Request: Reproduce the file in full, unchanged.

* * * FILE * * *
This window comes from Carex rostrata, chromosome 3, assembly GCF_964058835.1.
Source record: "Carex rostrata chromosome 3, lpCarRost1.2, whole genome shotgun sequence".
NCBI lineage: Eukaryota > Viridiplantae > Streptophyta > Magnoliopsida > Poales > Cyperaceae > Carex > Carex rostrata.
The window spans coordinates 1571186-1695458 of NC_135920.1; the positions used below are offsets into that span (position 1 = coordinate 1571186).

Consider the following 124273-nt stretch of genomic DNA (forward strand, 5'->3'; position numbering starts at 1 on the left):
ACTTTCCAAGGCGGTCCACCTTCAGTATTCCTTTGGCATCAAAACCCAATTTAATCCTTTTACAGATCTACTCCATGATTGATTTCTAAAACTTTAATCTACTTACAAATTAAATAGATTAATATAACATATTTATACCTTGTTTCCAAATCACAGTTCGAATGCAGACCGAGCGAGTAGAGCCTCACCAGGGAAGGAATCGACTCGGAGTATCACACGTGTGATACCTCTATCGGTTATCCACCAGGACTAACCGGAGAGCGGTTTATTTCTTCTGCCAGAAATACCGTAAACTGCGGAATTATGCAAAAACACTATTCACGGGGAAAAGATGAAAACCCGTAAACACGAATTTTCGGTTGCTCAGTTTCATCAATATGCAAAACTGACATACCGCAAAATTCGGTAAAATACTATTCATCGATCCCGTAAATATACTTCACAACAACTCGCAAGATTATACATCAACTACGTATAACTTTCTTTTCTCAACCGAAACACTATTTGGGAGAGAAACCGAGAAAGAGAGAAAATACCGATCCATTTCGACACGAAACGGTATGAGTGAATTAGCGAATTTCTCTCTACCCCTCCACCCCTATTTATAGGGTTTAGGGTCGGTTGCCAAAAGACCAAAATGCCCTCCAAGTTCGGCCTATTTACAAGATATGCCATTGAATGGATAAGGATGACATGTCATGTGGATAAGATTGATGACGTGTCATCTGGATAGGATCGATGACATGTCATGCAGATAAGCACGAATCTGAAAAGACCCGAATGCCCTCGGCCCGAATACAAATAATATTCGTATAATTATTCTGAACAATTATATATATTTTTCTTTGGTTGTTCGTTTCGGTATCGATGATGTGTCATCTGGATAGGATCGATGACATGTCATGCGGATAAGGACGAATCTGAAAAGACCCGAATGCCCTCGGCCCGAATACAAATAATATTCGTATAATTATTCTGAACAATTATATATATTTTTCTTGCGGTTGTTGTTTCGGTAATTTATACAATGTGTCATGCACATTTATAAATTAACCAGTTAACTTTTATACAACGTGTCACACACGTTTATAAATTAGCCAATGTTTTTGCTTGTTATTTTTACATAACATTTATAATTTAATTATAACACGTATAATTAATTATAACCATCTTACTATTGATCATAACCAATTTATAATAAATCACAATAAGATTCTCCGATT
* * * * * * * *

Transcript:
This window comes from Carex rostrata, chromosome 3, assembly GCF_964058835.1.
Source record: "Carex rostrata chromosome 3, lpCarRost1.2, whole genome shotgun sequence".
NCBI lineage: Eukaryota > Viridiplantae > Streptophyta > Magnoliopsida > Poales > Cyperaceae > Carex > Carex rostrata.
The window spans coordinates 1571186-1695458 of NC_135920.1; the positions used below are offsets into that span (position 1 = coordinate 1571186).

Consider the following 124273-nt stretch of genomic DNA (forward strand, 5'->3'; position numbering starts at 1 on the left):
ACTTTCCAAGGCGGTCCACCTTCAGTATTCCTTTGGCATCAAAACCCAATTTAATCCTTTTACAGATCTACTCCATGATTGATTTCTAAAACTTTAATCTACTTACAAATTAAATAGATTAATATAACATATTTATACCTTGTTTCCAAATCACAGTTCGAATGCAGACCGAGCGAGTAGAGCCTCACCAGGGAAGGAATCGACTCGGAGTATCACACGTGTGATACCTCTATCGGTTATCCACCAGGACTAACCGGAGAGCGGTTTATTTCTTCTGCCAGAAATACCGTAAACTGCGGAATTATGCAAAAACACTATTCACGGGGAAAAGATGAAAACCCGTAAACACGAATTTTCGGTTGCTCAGTTTCATCAATATGCAAAACTGACATACCGCAAAATTCGGTAAAATACTATTCATCGATCCCGTAAATATACTTCACAACAACTCGCAAGATTATACATCAACTACGTATAACTTTCTTTTCTCAACCGAAACACTATTTGGGAGAGAAACCGAGAAAGAGAGAAAATACCGATCCATTTCGACACGAAACGGTATGAGTGAATTAGCGAATTTCTCTCTACCCCTCCACCCCTATTTATAGGGTTTAGGGTCGGTTGCCAAAAGACCAAAATGCCCTCCAAGTTCGGCCTATTTACAAGATATGCCATTGAATGGATAAGGATGACATGTCATGTGGATAAGATTGATGACGTGTCATCTGGATAGGATCGATGACATGTCATGCAGATAAGCACGAATCTGAAAAGACCCGAATGCCCTCGGCCCGAATACAAATAATATTCGTATAATTATTCTGAACAATTATATATATTTTTCTTTGGTTGTTCGTTTCGGTATCGATGATGTGTCATCTGGATAGGATCGATGACATGTCATGCGGATAAGGACGAATCTGAAAAGACCCGAATGCCCTCGGCCCGAATACAAATAATATTCGTATAATTATTCTGAACAATTATATATATTTTTCTTGCGGTTGTTGTTTCGGTAATTTATACAATGTGTCATGCACATTTATAAATTAACCAGTTAACTTTTATACAACGTGTCACACACGTTTATAAATTAGCCAATGTTTTTGCTTGTTATTTTTACATAACATTTATAATTTAATTATAACACGTATAATTAATTATAACCATCTTACTATTGATCATAACCAATTTATAATAAATCACAATAAGATTCTCCGATT